Oklahoma and Texas, two oil and gas strongholds that historically applied a very light hand to government regulation, are taking the steps to address the seismic effects of wastewater disposal associated with hydro-fracking.

In late April, the Texas Railroad Commission said that it was assessing results from a recent Southern Methodist University study linking disposal well activity to several 2013 earthquakes along an ancient fault line near Azle, Texas. TRC also put Exxon Mobil on notice to show cause as to why certain of its wells in the area should not be shut down to avoid further “injection induced” seismicity.

Shale fluid extraction techniques suck oil and water out of rock formations and separate them. This process water is too salty and chemical-laden to be recycled. Instead, fracking operators inject it back into large pockets deep in the earth's crust.

In Oklahoma, the Secretary of Energy and Environment on April 23 launched a website that acknowledges, and plans to monitor, the link between injection of large volumes of fracking brine and increased seismic activity. The online posting came the same day as a position statement from the Oklahoma Geological Survey suggesting that many of the earthquakes in Central and North-Central Oklahoma are triggered by waste-water disposal wells. Gov. Mary Fallin (R) said several state agencies have already begun to implement new policies to address increases in seismicity.

TRC also recently adopted new rules that require permit applicants to provide historical earthquake data from the U.S. Geological Survey within 100 square miles of a newly proposed well, and more frequent disclosure of injected fluid pressures and volumes.

Exxon Mobil's XTO Energy affiliate referred all of ENR's questions to the Oklahoma Oil and Gas Association, which said in a statement that the studies offered “no new insight” in the science of injection induced earthquakes.

Independent Petroleuem Association of America spokeswoman Katie Brown said that seismicity was linked to .01 percent of wastewater injection wells. That's why there must be a site-by-site analysis of wells to determine any link to seismicity, she says. “Very few wells have been linked to seismicity.”

In a statement last week, Chad Warmington, president of Oklahoma Oil and Gas said a ban on disposal wells is not feasible. “Not only would that halt oil and natural gas production in Oklahoma, there is no scientific evidence that stopping wastewater injection would result in fewer earthquakes,” he said. “That is why we need a better understanding of what is causing our earthquakes.”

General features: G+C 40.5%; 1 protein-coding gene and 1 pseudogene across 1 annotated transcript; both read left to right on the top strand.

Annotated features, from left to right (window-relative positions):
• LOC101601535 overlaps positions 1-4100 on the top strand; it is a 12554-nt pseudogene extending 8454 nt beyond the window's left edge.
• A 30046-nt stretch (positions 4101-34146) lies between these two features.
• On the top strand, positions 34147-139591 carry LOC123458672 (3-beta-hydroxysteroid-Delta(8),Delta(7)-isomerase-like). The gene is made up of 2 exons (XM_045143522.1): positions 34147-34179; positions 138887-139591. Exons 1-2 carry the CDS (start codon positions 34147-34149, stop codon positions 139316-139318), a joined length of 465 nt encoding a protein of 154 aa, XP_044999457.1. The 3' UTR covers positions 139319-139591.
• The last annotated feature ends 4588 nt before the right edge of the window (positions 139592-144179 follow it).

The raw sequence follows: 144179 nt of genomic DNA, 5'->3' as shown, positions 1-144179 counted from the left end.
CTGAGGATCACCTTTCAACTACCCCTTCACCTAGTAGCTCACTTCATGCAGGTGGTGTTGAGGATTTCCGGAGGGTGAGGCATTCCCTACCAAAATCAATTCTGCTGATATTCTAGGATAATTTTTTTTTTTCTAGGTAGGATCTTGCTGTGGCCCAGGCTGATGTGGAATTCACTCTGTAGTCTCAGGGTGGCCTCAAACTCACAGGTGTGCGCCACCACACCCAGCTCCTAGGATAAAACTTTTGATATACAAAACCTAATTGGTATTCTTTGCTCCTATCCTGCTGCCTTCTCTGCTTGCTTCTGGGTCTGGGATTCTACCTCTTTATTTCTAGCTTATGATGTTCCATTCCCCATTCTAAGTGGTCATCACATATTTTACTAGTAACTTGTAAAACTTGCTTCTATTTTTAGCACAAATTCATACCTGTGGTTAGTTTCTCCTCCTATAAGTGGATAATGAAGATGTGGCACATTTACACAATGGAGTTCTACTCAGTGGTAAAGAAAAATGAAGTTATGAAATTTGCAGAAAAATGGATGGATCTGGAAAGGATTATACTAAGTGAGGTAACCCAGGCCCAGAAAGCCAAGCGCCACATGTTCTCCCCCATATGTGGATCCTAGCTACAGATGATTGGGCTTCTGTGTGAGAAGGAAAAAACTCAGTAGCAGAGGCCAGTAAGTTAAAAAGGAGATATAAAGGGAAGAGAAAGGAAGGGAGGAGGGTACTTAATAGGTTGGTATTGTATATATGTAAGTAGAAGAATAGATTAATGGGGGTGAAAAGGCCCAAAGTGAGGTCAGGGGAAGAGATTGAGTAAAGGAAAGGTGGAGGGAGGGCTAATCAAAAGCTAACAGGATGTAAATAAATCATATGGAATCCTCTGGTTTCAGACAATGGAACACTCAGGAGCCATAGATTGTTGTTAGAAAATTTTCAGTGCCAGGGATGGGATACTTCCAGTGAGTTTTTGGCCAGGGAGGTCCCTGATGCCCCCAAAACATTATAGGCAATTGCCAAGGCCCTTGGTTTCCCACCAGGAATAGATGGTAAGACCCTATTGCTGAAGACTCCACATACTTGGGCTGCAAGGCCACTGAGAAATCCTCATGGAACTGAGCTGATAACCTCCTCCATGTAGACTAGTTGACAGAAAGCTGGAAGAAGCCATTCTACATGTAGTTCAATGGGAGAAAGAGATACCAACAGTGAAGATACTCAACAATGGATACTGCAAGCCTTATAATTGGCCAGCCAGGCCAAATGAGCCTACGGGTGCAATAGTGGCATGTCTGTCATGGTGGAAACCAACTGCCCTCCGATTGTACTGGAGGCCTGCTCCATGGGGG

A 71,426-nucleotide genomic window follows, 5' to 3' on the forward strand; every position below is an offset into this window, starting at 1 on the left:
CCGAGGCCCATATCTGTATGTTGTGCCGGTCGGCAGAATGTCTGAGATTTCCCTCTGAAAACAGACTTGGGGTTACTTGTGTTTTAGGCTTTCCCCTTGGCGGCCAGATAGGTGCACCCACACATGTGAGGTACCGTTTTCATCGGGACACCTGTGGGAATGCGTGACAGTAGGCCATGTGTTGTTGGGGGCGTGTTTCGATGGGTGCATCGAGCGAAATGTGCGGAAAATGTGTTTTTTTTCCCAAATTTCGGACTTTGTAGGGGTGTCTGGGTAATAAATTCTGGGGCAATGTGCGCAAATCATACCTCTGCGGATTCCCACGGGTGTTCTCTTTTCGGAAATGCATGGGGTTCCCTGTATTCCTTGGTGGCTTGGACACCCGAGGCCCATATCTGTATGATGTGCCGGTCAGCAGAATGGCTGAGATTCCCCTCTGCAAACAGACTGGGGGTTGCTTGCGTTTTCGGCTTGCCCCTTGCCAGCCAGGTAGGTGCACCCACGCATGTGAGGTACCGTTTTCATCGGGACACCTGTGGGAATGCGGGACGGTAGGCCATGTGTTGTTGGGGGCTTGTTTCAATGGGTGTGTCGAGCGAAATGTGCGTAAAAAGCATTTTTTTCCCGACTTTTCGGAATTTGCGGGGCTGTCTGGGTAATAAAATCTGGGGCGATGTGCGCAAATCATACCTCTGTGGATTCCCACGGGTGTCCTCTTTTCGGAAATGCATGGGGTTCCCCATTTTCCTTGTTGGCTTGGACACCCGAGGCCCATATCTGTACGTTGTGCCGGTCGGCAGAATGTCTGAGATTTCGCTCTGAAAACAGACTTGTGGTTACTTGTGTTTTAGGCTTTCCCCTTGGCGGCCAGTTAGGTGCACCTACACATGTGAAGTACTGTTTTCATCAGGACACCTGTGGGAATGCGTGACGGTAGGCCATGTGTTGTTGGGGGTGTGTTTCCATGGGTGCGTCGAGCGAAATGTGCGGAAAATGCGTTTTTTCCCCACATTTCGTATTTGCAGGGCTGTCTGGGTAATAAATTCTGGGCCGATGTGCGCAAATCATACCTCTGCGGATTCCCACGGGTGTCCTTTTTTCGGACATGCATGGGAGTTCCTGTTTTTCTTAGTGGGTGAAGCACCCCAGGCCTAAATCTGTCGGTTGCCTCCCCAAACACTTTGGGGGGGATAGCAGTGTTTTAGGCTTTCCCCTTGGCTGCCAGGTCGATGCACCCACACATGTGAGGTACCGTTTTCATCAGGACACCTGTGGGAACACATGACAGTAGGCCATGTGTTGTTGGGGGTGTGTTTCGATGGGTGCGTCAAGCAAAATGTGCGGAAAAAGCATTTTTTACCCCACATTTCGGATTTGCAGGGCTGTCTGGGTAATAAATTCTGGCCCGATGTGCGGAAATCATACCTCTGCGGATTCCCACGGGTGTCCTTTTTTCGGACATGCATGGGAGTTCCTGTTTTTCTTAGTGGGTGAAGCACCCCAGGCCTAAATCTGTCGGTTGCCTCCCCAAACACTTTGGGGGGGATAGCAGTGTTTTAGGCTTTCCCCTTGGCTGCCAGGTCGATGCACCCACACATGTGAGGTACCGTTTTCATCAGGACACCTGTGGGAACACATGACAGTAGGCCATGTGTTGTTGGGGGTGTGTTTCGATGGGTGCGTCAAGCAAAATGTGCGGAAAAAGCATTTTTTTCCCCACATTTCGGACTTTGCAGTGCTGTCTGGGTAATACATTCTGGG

Scientists have been puzzled for some time over the build up of seismic activity in Oklahoma, because it was not near injection wells, much less oil wells, says USGS' Bill Ellsworth. “So a hypotheses was developed that injection can cause pressure rises over long distances.”

USGS released an additional report in April, saying it was the first comprehensive assessment of the hazard levels associated with induced earthquakes in fracking areas. The agency said the new report describes for the first time how injection-induced earthquakes can be incorporated into U.S. seismic hazard maps.

“We believe that injection induced earthquakes can be managed, but it involves the application of a developing science,” Ellsworth, who worked on both studies, says. “The danger is that his issue was not on the radar of regulators or operators. The laws that affect injection arise from drinking water protection, not from earthquake protection. ”

Injection can be stopped at certain wells, and operators can perform a “blow-back” to release pressure to lessen the risk of increased seismicity. “They can reduce the amount of wastewater and refrain from injecting formation water into basement rocks,” Ellsworth says of the layers of sediment formed eons ago.

The discovery that injection of fluid underground at high pressure was responsible for the triggering of earthquakes near Denver goes back to 1966, Ellsworth says.